People with addictions are often shamed. For many years people with addictions were seen as weak people, or morally deficient at least. There is growing evidence, however, that addiction is a disease.  There is the choice of taking drugs for the first time, and there is the choice to seek help with the addiction, but medical officials are recognizing that it is a disease.

The National Institute on Drug Abuse calls it “a medical illness caused by repeated misuse of a substance or substances.”  The NIH includes alcohol, tobacco, legal and illegal drugs in its umbrella of drug definition. The NIDA considers it a mental disorder and a mental illness.

Starting to use a substance may be a choice a person can make. Repeated use, however, can lead to changes in the brain and that is what the illness of addiction is, according to the NIDA.

The Definition of Addiction

While the NIDA accepts addiction as a disease. The Diagnostic and Statistical Manual of Mental Disorders, which is used by mental health providers, does not call addiction a disease. Instead, it calls it “substance abuse disorder,” with levels of mild, moderate and severe.

There are 11 criteria mental health officials use to determine a person’s level of addiction. If a person has two or three, they are considered a mild user. Having four or five would disrupt the person’s life somewhat, This is moderate and is called “misuse” by mental health officials. Six or more is considered severe, which is the level that is considered addiction. Addiction can be many things, such as alcohol, painkillers, opioids, heroin, and many other drugs.

Dependence, Tolerance & Addiction

There are three levels of misusing substances, according to the NIDA.  Physical dependence can be developed by using any substance regularly, even when it is a prescribed drug used a directed. The body adapts to the substance, and when it is taken away, the body reacts in a negative way.  Craving the substance, and withdrawal symptoms can result when the substance is not there.

Tolerance is when the body adjusts to the substance. Because of that adjustment the person has to take a higher dosage to get the same effect.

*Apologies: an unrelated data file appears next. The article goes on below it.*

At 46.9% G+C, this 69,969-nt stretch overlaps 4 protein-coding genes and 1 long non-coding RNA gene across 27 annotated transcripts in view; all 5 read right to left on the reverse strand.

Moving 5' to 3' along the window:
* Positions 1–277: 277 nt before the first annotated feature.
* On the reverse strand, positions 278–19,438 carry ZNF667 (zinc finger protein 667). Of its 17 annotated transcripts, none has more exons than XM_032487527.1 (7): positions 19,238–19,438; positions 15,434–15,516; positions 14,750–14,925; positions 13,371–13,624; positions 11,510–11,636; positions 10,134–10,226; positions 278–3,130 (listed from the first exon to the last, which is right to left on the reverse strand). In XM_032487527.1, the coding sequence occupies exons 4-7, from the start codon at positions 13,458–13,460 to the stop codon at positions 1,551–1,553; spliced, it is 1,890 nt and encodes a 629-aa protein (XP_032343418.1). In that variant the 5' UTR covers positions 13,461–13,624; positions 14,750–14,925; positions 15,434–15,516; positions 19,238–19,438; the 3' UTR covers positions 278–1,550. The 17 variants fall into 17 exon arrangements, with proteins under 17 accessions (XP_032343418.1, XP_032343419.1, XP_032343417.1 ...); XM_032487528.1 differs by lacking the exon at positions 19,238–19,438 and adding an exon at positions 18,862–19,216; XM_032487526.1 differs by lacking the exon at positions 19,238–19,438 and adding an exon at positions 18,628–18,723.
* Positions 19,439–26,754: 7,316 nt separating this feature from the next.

Addiction is a chronic disorder, which is where it reaches the level of disease. This is characterized by the person still compulsively using the substance even with negative consequences.

The Brain & Addiction

Drugs that are considered addictive flood the circuits with dopamine, a chemical that gives the person either physical or mental pleasure.  Dopamine works in the brain area that is in charge of movement, emotion, motivation, and reinforcement of rewarding or positive behaviors.  Drugs cause overstimulation of this area of the brain, which encourages the person to repeat the drug use to get that level of pleasure again.

Dr. Michael Mierer, writing for the Harvard Medical School’s online edition, says understanding how the brain works could lessen some of the stigmas of being a drug addict. He also says the science could change how treatment is done. It is known an adolescent’s brain is still forming, and therefore most vulnerable. Intervention at that point in a person’s life would be the most effective time to stop addiction, he wrote.

Over time, with the overstimulation of the brain’s circuits, changes to the brain occur. The person’s self-control gets impaired.  There are changes in the brain that affect judgment, decision making, memory and behavior control.  While the initial use of the substance was a choice and normally voluntary, over time the brain changes to the point that it is no longer voluntary.

What are My Options for Treating Addiction?

The NIDA believes a combination of medication and behavior therapy can help people overcome addiction. That is not all there is to it, but those are the main two things mental health officials use when approaching addiction treatment. The environment, social issues, drug use patterns, and medical history are also issues. Someone with alcoholism, for instance, might also need to change their environment as part of treatment.

The NIDA considers addiction to be a chronic illness, meaning it may never be totally cured. Relapses happen in all chronic illnesses, so mental health workers are not too surprised when a relapse happens. Those with addiction know it is a possibility. Another treatment or a different treatment may be needed when a relapse happens. Once a person is addicted, drug rehab is recommended by mental health officials. There are a lot of drug rehab options in Southern California.

Get Help for Addiction in Newport Beach

If you or a loved one is struggling with an addiction to drugs or alcohol it is imperative to take action immediately. Just released data shows that a person is now more likely to die from an accidental drug overdose rather than a car accident. Newport Beach Recovery Center offers women a safe haven, where they can heal in a secluded environment. Contact us today or call us at 1-855-213-3869.